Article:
I don’t know how, but when we were up here previously we made a complete mess of trying to find the route off the mountain. As I recall, it was bitterly cold and for ten minutes we splashed through varying areas of bog and marsh before we hit the stone path. How we missed the two fairly sizeable cairns that signalled the way down to the road to Gregs Hut I have absolutely no idea. Today, the route off was a breeze and with the added bonus that the fog on this side of the mountain was non-existent, it meant the hut was quickly in view and so once on the rocky path that signalled the start of the Corpse Road to Garrigill, I was secure in the knowledge that the next few miles would be without any problems navigationally but that my feet and legs would take a battering. This is simply a case of getting your head down and getting the miles out the way as quickly as possible. The time was passed here by spending much of the walk down with Eva, a friendly Italian lady living in London, adorned in head to toe lycra walking gear, including gloves, and who told me that since the start of her Pennine Way she had survived pretty much just on cereal bars. There was to be fair very little of her, but even so, I wouldn’t have made it past the first day or two with a limited diet like that. Due to this chatty descent, Garrigill was reached in no time at all and due to there being no reason to stop in the lovely little village on a Saturday lunchtime, being as there is no pub nor now no shop to speak of, I decided to head straight on to Alston which was another four miles but a pleasant, flat and uneventful lope down the South Tyne River and where I promised myself a slap up meal at the end of it.
Alston is a lovely town, though the Pennine Way itself doesn’t actually go through there, it merely skirts around its south side and then up past the farm and fields adjacent to the A689 which the path crosses a couple of times. Just outside the town centre there is a very well stocked Spar at the petrol station just 100 yards from the leafy path the trail emerges from and much like the feeling when arriving at May's, it’s not easy to resist the many temptations the shop offers. Therefore I stocked up on snacks, pastries and breakfast items for tomorrow before heading across the road to the lovely Alston House Hotel where I got stuck into a massive lasagne and salad, and an even bigger and more calorific slice of chocolate cake. Whilst packing up to leave, I got talking to a friendly couple who themselves were keen walkers - the size of my rucksack is usually an instigation to a conversation - and somehow the talk got around to cows. They too had got previous with them, being completely circled and only being able to escape closer contact by swinging their bags close to the cows heads. Knowing I’d be imminently approaching copious farmland and fields, there was a tightening in my stomach, and it wasn’t due to the ridiculous amount of food I’d just consumed.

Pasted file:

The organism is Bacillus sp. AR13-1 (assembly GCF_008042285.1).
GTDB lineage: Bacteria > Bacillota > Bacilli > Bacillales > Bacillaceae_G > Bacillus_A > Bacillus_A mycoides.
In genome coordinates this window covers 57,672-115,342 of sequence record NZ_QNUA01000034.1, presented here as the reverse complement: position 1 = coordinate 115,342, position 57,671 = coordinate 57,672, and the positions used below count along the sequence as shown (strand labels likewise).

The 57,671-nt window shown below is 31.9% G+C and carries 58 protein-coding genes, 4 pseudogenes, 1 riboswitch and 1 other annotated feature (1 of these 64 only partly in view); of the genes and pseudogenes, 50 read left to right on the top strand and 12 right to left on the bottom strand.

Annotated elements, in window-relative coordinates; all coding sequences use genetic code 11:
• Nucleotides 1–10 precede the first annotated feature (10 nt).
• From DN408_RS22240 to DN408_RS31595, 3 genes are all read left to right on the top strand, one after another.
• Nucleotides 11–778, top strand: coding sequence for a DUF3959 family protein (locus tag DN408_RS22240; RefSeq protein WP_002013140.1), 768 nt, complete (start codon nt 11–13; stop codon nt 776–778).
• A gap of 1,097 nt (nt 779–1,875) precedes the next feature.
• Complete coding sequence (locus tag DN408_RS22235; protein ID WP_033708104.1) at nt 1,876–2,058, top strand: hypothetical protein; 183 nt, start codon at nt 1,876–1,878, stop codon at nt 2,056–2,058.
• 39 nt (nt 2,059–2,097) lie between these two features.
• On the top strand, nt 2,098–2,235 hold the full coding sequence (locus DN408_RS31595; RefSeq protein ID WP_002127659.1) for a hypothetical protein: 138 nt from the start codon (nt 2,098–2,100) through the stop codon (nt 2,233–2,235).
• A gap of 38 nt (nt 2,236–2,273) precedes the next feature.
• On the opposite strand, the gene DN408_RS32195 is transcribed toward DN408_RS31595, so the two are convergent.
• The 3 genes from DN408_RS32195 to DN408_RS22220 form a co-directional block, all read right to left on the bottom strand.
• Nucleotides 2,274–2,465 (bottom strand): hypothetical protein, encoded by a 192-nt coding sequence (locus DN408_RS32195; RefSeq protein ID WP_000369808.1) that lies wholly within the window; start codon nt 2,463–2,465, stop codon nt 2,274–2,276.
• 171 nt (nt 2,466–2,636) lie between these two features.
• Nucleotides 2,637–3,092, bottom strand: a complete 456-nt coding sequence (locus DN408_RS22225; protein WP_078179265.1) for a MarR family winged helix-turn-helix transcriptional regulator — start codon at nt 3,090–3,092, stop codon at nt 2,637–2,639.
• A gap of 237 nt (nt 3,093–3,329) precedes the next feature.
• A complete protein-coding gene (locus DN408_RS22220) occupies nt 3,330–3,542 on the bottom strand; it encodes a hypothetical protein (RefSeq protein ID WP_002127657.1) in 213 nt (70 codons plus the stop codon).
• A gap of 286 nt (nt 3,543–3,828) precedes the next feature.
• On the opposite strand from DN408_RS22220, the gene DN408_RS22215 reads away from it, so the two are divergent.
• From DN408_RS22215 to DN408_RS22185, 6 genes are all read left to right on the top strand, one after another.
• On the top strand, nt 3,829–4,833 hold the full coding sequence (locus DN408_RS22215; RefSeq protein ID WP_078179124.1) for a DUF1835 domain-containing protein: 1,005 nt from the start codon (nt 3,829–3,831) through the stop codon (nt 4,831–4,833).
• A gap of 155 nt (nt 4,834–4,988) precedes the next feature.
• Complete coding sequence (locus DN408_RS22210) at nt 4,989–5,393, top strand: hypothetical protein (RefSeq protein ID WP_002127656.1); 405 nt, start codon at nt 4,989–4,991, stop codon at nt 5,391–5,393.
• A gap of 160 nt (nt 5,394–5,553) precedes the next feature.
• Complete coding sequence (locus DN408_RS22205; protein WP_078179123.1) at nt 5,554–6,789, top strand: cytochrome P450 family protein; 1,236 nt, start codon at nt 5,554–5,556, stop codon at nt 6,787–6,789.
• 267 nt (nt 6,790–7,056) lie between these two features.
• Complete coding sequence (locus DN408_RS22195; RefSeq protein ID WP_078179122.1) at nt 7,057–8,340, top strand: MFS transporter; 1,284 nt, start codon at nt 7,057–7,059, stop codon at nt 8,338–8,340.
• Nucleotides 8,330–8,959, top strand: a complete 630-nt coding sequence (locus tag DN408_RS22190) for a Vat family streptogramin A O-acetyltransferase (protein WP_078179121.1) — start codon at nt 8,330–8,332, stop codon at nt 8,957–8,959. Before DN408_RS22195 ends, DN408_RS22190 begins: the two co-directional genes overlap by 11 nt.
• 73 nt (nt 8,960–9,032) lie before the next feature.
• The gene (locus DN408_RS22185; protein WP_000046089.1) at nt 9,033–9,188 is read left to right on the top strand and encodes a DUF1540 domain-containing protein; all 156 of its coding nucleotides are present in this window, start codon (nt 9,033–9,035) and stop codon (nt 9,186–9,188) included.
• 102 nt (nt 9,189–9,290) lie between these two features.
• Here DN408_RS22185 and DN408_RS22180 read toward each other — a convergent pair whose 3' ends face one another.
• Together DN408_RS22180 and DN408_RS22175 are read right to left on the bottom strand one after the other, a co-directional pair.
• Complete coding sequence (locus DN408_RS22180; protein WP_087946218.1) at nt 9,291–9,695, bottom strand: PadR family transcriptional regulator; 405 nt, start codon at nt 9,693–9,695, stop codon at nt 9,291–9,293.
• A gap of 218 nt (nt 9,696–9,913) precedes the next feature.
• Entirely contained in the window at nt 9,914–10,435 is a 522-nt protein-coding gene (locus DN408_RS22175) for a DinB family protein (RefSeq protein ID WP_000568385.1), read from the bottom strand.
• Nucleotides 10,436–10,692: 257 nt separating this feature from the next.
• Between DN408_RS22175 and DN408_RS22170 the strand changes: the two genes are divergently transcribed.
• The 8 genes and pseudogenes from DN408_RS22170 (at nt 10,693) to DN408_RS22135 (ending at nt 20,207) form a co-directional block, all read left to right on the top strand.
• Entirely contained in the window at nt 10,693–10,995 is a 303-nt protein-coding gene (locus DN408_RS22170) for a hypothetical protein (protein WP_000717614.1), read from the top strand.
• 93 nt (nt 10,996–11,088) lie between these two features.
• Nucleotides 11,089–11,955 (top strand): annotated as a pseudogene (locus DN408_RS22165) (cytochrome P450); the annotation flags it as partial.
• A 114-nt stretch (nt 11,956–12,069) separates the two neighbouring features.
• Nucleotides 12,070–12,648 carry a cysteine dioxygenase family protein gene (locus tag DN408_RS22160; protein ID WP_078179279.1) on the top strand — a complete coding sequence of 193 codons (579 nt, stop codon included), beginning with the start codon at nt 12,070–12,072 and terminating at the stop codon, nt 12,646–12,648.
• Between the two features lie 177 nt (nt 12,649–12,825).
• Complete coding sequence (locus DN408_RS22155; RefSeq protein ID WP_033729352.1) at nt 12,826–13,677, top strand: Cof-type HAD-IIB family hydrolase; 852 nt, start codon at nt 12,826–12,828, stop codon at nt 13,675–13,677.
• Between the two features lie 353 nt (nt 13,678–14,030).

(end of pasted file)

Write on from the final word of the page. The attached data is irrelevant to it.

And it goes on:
Despite having already covered approaching twenty miles today, the glorious late afternoon sun and the need to work my dinner off meant I decided to carry on walking and try and find a decent spot to spend the night. Easier said than done. Whilst it would be easier to just stick to the main road, the path pedantically heads almost in a loop through the farms that lie either side of them which from a camping perspective were perfect except for the slight problem of potentially being discovered on the lower land, and the higher fields were covered in either animals, or the shit they’d left behind. A steep detour down a thistle-covered bank near the remains (or what is left of them) at Whitley Castle was necessary to escape the cows blocking the gate I needed to pass through - seriously, they must have a sixth sense I’m passing through - then I sensibly stuck to the fence in the next field to enable a hasty escape if the herd that was eyeballing me in the next field decided to make a beeline in my direction. I only wish I was making all this up about how often the ruddy things got in my way.
Contemplating the thought I might have to wait until nightfall to pitch up somewhere where I shouldn't - and dusk was still a couple of hours away yet - once I arrived at Castle Nook Farm I ended up talking to the young farmer who’d at that moment arrived back on his quad bike from rounding up the sheep. During our chat I mentioned my camping conundrum when the lad nodded to the field across from his farmhouse on the other side of the road. “Aye, the grass is a bit long and there are some sheep that shouldn’t be there, but it’s yours if you want it!”. Bless his heart. I accepted his offer with watery eyes, headed over and after trampling a good few square feet of grass down that initially came past my knees, I pitched up whilst being surrounded by scores of irritating midges.